I’ve taught a Bible study in the local church for over 25 years. Once a week I would arrive about 15 minutes early, get my materials out, and chat with any of the women who came early while we waited for the others to arrive. I always began the study right on time. “If we don’t start on time, we’ll train people to arrive late,” I reasoned. If I needed my computer to show a visual aid or play a song, I took it inside the church. Things were fairly straightforward—simple, timely, and predictable.
Ministry to the incarcerated is different. We are instructed to arrive 30 minutes early at the jail and 10 minutes early at the work-release center. We then wait for the chaplain, who is occasionally detained by other matters, to take us up to the chapel. There we plug in the computer we use for worship music and get everything ready for the women. (Except for the time when a corrections official told us we weren’t allowed to take the computer up to the chapel. That time we sang hymns acapella.)
Usually, though, we are ready to start by 9 a.m., when the women are supposed to arrive. Unfortunately, they rarely do arrive at 9 a.m. Things happen, and they’re often late.
Sometimes it’s 9:05, and other times it’s 9:10 or 9:15. This past week I had almost given up on them coming at all when they walked in at 9:17. When they arrive late, we may or may not still be given an hour for our time with them. Some days they still have to leave at 10; other days they can remain for an entire hour.
Here’s the thing—I entered this world with a strong type-A personality. I like timeliness and predictability. I like order and structure; I especially like to be in control.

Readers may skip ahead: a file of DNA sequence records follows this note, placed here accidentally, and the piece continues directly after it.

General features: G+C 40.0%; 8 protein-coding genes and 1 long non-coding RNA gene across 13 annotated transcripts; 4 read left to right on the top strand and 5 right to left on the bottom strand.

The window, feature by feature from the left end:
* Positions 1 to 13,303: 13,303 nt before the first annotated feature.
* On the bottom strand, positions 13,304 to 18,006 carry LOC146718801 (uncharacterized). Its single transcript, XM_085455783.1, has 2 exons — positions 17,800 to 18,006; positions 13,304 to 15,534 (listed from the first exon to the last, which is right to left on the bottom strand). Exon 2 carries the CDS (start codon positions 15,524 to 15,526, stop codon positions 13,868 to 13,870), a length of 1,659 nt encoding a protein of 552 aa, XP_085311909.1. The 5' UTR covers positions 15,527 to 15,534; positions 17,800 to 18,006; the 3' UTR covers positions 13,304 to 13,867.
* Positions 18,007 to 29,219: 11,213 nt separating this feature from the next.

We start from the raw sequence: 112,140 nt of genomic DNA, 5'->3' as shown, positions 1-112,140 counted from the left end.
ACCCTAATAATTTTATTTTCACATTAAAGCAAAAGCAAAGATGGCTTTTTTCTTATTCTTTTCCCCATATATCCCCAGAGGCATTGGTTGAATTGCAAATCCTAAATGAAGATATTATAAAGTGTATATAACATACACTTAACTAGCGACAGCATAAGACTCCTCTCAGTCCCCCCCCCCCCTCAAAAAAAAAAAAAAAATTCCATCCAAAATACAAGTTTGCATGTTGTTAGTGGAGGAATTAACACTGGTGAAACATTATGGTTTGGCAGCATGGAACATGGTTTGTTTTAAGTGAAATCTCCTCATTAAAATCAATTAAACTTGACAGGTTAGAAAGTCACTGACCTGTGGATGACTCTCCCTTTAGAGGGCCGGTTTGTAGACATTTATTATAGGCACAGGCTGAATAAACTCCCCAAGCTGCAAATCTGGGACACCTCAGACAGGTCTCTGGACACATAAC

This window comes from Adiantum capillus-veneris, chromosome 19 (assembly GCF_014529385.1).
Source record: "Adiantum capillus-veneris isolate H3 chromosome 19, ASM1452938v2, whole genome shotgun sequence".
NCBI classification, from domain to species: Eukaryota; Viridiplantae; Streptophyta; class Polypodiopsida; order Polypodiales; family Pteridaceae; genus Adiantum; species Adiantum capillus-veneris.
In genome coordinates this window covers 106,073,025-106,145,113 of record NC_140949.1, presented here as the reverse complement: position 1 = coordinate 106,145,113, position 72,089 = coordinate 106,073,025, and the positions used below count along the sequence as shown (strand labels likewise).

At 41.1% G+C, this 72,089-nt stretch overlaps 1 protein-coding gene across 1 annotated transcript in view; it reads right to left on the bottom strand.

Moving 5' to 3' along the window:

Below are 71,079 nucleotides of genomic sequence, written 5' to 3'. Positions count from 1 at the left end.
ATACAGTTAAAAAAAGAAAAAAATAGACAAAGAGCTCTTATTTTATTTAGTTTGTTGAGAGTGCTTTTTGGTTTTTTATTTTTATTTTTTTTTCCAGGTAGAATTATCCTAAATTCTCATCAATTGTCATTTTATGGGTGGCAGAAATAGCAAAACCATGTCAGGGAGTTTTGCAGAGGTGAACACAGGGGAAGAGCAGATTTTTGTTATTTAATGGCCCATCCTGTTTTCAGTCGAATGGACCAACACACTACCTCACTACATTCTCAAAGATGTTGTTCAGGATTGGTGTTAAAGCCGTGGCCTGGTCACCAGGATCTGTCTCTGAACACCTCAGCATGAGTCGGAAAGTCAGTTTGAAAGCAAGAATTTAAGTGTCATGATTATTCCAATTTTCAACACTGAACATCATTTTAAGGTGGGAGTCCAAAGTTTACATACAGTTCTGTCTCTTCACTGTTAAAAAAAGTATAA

There is good news, though! God is using ministry to the incarcerated to help me learn to let go of my desire for control. God is teaching me to wait on Him.
Just this past week, I taught the women the story from Luke 15 about “the waiting Father.” Many people call this story “the prodigal son,” but the main character is really the father who waits and watches and pursues both of his sons.
I always encourage people to try to put themselves in the story they are studying. I see myself in three of the characters in the story:
- The Pharisees: I can be impatient and demanding, and I like order and rules.
- The older son: I tend to get a little “judgy” of people who don’t do things the way I think they ought to be done.
- The younger son: I want the freedom to run my life my way.
I am not very much like the Father in the story. As I mentioned to the ladies, the fact that he sees his son from far away means that He has been waiting and watching for him. I asked them, and I must ask myself, “How well do you wait?”
Even though my answer has been, “Not well enough,” I see God changing me through this ministry to the incarcerated. As I face the challenge of unpredictability and loss of control, God is reminding me…
- He is the Father who has waited for me to return to Him. I can wait for 10, 20, or 30 minutes for the guards to bring the prisoners.
- He is the Father who has a plan. He has ordered my steps as well as the steps of the prisoners, the guards, and every single person in that facility.
- He is the Father who celebrates the lost and makes the dead come alive again.
The story ends with the words, “It was fitting to celebrate and be glad, for this your brother was dead, and is alive; he was lost, and is found” (Luke 15:32).
Indeed let us celebrate with our Father in heaven, who through his perfect Son is making hearts come alive in prison, starting with mine!
Elizabeth Turnage is a writer, story coach, and teacher. Visit her website at www.elizabethturnage.com. If you would like to listen to Elizabeth’s podcast recording about The Waiting Father, you can find it here or on iTunes at Living Story.